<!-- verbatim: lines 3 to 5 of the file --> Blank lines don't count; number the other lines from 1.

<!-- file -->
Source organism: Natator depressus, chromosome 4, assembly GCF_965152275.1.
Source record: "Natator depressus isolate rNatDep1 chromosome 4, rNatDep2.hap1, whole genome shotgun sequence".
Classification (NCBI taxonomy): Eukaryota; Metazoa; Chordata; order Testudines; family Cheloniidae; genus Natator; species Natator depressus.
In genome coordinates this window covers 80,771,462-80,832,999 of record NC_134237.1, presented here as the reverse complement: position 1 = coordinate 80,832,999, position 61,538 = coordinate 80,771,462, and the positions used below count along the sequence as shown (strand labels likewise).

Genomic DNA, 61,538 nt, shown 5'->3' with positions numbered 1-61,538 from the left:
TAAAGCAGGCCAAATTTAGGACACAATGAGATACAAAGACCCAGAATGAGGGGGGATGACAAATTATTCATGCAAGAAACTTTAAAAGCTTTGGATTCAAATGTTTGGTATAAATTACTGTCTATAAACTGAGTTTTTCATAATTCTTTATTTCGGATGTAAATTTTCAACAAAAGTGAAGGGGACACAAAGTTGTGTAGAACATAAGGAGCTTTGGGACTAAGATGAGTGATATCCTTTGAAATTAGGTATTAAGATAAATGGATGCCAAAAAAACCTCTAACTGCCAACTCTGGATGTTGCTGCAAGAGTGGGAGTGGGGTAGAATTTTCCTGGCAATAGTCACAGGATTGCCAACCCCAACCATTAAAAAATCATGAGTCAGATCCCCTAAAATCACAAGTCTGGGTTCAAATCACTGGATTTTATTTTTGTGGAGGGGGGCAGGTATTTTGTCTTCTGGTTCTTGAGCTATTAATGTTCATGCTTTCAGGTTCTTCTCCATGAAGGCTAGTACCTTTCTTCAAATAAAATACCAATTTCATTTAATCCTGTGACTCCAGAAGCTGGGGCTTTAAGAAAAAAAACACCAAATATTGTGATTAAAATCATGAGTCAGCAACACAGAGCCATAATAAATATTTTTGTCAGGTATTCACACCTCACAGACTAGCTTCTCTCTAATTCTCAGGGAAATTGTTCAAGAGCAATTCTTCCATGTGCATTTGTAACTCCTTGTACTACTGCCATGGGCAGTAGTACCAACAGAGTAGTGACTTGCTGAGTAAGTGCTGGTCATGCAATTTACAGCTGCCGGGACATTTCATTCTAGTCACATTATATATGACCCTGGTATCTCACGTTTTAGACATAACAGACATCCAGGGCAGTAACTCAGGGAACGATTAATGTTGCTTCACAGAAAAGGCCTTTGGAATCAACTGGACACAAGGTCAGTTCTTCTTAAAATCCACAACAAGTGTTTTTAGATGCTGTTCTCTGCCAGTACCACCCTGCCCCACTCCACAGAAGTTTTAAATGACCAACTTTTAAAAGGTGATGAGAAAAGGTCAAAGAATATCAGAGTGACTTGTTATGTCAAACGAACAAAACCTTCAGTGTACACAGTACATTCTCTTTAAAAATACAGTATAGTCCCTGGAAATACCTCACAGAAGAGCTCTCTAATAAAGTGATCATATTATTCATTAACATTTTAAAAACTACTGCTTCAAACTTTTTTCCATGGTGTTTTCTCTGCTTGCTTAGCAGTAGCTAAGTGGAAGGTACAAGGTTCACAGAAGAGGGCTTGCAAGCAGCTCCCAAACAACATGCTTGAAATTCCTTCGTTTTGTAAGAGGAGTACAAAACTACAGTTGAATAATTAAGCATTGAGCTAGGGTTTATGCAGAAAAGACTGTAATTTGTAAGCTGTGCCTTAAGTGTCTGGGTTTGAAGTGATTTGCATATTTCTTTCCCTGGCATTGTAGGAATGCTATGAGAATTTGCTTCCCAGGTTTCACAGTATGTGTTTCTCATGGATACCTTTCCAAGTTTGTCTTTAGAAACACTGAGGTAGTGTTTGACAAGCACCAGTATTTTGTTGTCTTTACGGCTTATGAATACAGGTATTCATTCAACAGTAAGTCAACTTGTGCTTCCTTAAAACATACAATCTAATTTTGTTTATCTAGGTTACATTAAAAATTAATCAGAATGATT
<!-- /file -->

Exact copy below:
Classification (NCBI taxonomy): Eukaryota; Metazoa; Chordata; order Testudines; family Cheloniidae; genus Natator; species Natator depressus.
In genome coordinates this window covers 80,771,462-80,832,999 of record NC_134237.1, presented here as the reverse complement: position 1 = coordinate 80,832,999, position 61,538 = coordinate 80,771,462, and the positions used below count along the sequence as shown (strand labels likewise).

Genomic DNA, 61,538 nt, shown 5'->3' with positions numbered 1-61,538 from the left: